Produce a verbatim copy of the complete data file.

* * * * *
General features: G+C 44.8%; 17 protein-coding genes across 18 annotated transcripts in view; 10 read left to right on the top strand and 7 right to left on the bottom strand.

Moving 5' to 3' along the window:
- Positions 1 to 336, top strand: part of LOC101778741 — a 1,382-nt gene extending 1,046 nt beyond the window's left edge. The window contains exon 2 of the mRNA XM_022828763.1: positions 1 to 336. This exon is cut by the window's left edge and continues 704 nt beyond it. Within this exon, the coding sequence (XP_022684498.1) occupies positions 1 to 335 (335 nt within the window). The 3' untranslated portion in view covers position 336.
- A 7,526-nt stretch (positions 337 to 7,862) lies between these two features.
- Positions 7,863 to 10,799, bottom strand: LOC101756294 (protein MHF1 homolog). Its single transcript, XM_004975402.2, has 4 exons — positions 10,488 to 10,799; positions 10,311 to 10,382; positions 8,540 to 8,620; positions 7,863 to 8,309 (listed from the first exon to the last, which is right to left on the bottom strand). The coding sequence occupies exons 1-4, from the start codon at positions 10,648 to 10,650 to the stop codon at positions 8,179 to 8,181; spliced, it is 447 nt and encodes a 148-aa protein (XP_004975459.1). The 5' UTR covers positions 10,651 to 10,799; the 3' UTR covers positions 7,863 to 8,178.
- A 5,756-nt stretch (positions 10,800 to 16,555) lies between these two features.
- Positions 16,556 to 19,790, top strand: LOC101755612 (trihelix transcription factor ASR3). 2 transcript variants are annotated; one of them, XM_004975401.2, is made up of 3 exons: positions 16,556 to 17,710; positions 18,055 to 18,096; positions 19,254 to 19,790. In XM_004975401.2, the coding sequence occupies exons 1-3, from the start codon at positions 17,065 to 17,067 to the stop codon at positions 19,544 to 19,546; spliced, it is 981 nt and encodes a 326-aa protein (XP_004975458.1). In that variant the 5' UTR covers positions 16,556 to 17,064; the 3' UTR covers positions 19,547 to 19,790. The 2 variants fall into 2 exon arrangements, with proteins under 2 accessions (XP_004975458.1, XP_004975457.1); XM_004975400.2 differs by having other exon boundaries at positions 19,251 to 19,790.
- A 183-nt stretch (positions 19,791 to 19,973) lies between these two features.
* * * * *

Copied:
General features: G+C 44.8%; 17 protein-coding genes across 18 annotated transcripts in view; 10 read left to right on the top strand and 7 right to left on the bottom strand.

Moving 5' to 3' along the window:
- Positions 1 to 336, top strand: part of LOC101778741 — a 1,382-nt gene extending 1,046 nt beyond the window's left edge. The window contains exon 2 of the mRNA XM_022828763.1: positions 1 to 336. This exon is cut by the window's left edge and continues 704 nt beyond it. Within this exon, the coding sequence (XP_022684498.1) occupies positions 1 to 335 (335 nt within the window). The 3' untranslated portion in view covers position 336.
- A 7,526-nt stretch (positions 337 to 7,862) lies between these two features.
- Positions 7,863 to 10,799, bottom strand: LOC101756294 (protein MHF1 homolog). Its single transcript, XM_004975402.2, has 4 exons — positions 10,488 to 10,799; positions 10,311 to 10,382; positions 8,540 to 8,620; positions 7,863 to 8,309 (listed from the first exon to the last, which is right to left on the bottom strand). The coding sequence occupies exons 1-4, from the start codon at positions 10,648 to 10,650 to the stop codon at positions 8,179 to 8,181; spliced, it is 447 nt and encodes a 148-aa protein (XP_004975459.1). The 5' UTR covers positions 10,651 to 10,799; the 3' UTR covers positions 7,863 to 8,178.
- A 5,756-nt stretch (positions 10,800 to 16,555) lies between these two features.
- Positions 16,556 to 19,790, top strand: LOC101755612 (trihelix transcription factor ASR3). 2 transcript variants are annotated; one of them, XM_004975401.2, is made up of 3 exons: positions 16,556 to 17,710; positions 18,055 to 18,096; positions 19,254 to 19,790. In XM_004975401.2, the coding sequence occupies exons 1-3, from the start codon at positions 17,065 to 17,067 to the stop codon at positions 19,544 to 19,546; spliced, it is 981 nt and encodes a 326-aa protein (XP_004975458.1). In that variant the 5' UTR covers positions 16,556 to 17,064; the 3' UTR covers positions 19,547 to 19,790. The 2 variants fall into 2 exon arrangements, with proteins under 2 accessions (XP_004975458.1, XP_004975457.1); XM_004975400.2 differs by having other exon boundaries at positions 19,251 to 19,790.
- A 183-nt stretch (positions 19,791 to 19,973) lies between these two features.